October 10 (Thu) - December 29 (Sun), 2013
Gustave Caillebotte (1848–1894) was, with Monet and Renoir, a leading member of the Impressionist school. He participated in five Impressionist exhibitions, starting with the second in 1876. As a collector who purchased his friends’ works, Caillebotte supported his friends in the Impressionist movement economically and helped to organize as well as to provide economic support for Impressionist and other exhibitions. In recent years, increasing attention has been paid to his own role as an Impressionist painter, leading to a reassessment of his works. There has been growing interest in the finely detailed brushwork of the paintings overflowing with light in which, like Degas, he depicted the new customs and cityscapes of Paris in the course of modernization. The Bridgestone Museum of Art, for whom the Impressionists form the core of our collection, is delighted, a half a century after our museum’s opening, to present the first exhibition in Japan devoted to the major Impressionist artist Gustave Caillebotte.
Gustave Caillebotte, Skiffs, 1877
©National Gallery of Art, Washington, Collection of Mr. and Mrs. Paul Mellon, 1985.64.6
January 18 (Sat) - April 13 (Sun), 2014
The painter and the sculptor. The painter paints pictures, the sculptor creates sculptures, and some artists, such as Edgar Degas, find both sculpture and painting to be vital media for artistic expression. Viewing paintings and sculptures together makes the distinctive features of each stand out. That is why, in the second half of the 19th century, there were important experiments in which paintings and sculptures were shown together. One example is the 1889 Monet-Rodin Exhibition at the Georges Petit Gallery, where paintings by Claude Monet and sculptures by Auguste Rodin were exhibited side by side. When art critic Octave Mirbeau saw that exhibition, he praised it, saying, “They have shown us these two forms of art, painting and sculpture, in this century’s most outstanding and extraordinary way.”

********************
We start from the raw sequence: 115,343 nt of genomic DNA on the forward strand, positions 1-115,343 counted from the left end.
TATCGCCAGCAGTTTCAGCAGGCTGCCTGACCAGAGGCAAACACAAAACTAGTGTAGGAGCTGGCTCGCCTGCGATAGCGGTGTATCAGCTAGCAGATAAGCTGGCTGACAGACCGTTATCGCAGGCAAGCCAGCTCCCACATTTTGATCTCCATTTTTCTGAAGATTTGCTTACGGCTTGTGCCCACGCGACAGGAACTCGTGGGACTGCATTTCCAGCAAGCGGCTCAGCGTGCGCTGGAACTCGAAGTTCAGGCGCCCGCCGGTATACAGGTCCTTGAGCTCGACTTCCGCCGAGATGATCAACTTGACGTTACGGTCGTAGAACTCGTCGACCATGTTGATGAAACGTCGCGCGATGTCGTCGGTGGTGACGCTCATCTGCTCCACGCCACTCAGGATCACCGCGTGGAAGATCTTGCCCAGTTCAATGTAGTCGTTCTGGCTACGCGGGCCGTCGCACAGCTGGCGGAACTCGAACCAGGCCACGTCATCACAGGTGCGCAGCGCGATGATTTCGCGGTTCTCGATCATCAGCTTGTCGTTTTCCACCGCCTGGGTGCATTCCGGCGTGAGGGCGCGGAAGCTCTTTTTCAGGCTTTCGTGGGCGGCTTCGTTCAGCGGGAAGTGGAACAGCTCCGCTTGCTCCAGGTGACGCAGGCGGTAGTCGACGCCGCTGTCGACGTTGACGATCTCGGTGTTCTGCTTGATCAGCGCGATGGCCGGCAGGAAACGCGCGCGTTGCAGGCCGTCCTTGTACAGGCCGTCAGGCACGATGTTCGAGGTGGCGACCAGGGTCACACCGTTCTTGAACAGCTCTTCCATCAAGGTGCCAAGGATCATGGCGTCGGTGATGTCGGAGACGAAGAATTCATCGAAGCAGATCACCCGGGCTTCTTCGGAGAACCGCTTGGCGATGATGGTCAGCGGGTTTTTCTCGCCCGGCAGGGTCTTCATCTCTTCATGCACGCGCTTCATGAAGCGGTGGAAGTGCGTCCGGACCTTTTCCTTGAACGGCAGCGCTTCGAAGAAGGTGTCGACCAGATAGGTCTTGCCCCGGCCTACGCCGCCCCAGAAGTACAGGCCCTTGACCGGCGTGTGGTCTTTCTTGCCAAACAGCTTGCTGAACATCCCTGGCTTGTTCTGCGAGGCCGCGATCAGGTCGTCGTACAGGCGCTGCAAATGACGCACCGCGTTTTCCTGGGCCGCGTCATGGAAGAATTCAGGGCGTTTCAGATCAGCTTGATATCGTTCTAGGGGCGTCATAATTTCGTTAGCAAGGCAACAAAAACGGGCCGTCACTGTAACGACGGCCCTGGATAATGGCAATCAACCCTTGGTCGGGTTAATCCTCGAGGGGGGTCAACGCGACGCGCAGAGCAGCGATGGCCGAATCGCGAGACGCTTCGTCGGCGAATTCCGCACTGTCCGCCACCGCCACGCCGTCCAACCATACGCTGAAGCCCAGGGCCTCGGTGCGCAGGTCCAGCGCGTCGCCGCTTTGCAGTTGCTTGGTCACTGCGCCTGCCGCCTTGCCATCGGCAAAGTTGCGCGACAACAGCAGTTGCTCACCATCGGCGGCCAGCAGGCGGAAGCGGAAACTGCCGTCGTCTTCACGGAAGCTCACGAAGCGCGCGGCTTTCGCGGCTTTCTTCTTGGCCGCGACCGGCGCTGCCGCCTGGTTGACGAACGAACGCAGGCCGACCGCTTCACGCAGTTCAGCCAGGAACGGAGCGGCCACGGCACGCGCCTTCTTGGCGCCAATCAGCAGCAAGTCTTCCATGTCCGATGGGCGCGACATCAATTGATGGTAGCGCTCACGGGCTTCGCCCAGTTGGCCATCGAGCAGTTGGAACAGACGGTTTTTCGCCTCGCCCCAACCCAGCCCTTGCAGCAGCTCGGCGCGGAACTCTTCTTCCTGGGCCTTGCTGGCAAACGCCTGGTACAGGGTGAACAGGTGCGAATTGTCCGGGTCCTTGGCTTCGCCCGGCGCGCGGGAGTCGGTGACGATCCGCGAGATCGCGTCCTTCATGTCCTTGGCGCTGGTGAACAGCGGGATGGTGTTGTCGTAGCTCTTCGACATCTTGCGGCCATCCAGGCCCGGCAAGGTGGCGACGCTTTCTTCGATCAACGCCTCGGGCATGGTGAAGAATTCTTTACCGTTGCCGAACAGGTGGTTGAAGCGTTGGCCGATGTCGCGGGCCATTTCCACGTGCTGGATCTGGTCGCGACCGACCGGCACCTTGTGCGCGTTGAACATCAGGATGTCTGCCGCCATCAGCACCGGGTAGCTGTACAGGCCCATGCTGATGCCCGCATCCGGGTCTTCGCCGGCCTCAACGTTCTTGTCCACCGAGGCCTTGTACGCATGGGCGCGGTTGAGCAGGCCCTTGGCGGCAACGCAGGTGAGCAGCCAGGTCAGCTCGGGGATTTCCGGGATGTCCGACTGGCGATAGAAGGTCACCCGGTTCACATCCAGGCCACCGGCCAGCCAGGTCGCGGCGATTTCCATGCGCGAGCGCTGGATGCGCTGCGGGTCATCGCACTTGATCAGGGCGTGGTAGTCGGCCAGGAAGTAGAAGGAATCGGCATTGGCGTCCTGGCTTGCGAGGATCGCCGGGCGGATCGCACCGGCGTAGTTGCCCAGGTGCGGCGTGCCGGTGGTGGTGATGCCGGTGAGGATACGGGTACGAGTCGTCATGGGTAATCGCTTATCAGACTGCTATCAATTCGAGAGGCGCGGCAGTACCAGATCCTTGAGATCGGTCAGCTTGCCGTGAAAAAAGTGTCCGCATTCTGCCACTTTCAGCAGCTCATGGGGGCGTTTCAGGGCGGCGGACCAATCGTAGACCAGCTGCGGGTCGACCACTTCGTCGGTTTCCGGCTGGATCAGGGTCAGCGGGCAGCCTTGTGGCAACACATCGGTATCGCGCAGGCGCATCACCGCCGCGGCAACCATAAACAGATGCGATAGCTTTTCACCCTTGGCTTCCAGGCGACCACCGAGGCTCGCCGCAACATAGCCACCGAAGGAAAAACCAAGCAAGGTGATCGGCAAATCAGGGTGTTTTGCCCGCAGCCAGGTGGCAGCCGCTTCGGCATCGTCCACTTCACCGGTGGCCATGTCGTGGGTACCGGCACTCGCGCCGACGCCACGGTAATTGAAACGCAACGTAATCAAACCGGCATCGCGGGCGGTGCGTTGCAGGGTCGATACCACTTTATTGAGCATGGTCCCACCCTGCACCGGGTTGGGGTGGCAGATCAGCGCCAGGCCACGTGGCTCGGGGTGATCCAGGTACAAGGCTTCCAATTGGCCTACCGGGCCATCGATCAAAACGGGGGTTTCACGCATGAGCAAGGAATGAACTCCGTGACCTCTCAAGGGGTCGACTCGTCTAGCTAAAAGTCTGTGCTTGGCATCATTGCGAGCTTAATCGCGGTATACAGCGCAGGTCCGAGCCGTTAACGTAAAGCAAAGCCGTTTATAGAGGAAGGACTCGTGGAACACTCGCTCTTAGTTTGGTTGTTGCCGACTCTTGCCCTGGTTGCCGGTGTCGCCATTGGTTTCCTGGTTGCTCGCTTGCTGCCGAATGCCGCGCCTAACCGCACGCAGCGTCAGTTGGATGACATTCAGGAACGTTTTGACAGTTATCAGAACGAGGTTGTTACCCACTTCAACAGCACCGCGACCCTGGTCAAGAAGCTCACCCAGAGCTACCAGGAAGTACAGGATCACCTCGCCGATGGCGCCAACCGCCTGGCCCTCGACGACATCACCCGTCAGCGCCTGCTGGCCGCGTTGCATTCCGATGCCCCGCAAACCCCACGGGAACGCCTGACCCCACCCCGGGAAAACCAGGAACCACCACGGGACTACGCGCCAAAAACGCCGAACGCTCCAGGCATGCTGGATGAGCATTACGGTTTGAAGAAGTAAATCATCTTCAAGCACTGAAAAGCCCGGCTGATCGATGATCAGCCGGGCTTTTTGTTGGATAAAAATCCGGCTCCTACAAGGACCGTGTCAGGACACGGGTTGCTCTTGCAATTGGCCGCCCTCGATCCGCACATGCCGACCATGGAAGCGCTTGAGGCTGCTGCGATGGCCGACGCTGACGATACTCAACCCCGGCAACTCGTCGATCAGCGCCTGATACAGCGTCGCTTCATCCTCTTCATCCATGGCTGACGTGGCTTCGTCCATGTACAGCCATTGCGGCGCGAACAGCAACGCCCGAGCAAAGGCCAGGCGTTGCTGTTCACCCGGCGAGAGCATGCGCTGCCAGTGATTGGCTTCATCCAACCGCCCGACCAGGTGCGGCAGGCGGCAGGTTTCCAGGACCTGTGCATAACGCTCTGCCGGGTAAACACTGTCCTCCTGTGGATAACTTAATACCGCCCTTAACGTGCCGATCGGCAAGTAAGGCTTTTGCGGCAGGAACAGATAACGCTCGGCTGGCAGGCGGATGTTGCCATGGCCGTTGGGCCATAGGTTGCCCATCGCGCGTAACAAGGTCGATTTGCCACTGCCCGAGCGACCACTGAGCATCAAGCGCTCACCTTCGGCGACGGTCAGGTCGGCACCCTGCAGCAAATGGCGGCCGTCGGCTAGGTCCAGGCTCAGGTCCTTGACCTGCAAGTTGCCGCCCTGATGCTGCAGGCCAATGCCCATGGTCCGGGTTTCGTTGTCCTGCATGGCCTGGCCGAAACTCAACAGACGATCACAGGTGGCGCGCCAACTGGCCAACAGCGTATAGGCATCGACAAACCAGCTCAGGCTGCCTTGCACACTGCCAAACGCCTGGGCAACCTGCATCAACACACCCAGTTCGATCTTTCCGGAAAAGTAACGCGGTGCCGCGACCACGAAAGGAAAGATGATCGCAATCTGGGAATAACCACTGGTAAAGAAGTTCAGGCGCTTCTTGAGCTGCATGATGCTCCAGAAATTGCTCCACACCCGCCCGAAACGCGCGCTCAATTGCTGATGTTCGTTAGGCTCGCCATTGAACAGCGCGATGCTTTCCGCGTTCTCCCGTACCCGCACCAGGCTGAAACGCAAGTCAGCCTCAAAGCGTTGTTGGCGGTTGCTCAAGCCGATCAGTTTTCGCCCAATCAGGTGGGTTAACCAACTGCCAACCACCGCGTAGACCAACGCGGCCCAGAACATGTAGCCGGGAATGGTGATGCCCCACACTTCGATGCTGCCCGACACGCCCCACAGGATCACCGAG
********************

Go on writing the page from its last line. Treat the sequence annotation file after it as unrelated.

Paintings and sculptures, 160 of them, are the focus of this exhibition; all are works are from the collection of the Bridgestone Museum of Art. While enjoying the stimulating contrasts they present, please also take in the standing exhibition of works by Rodin, Bourdelle, Zadkine, Archipenko, and Brancusi in our sculpture gallery.
Gustave Moreau, The Toilettes, c.1885-90
The Bridgestone Museum of Art, Ishibashi Foundation, which opened 1952, houses a collection that now includes more than 1,800 works of art. Mainly focused on nineteenth-century, and the collection includes ancient, twentieth-century, and modern Japanese Western-style art. Originally,the core of the collection was French art form the latter half of the nineteenth and the first half of the twentieth centuries. Having celebrated its 60th year in operation, in the twenty-first century the museum has expanded its scope to include art form the latter half of twentieth century on and art from elsewhere than France, to mount exhibitions in tune with the times in which we live. Access online to a selection of the Bridgestone Museum's collection.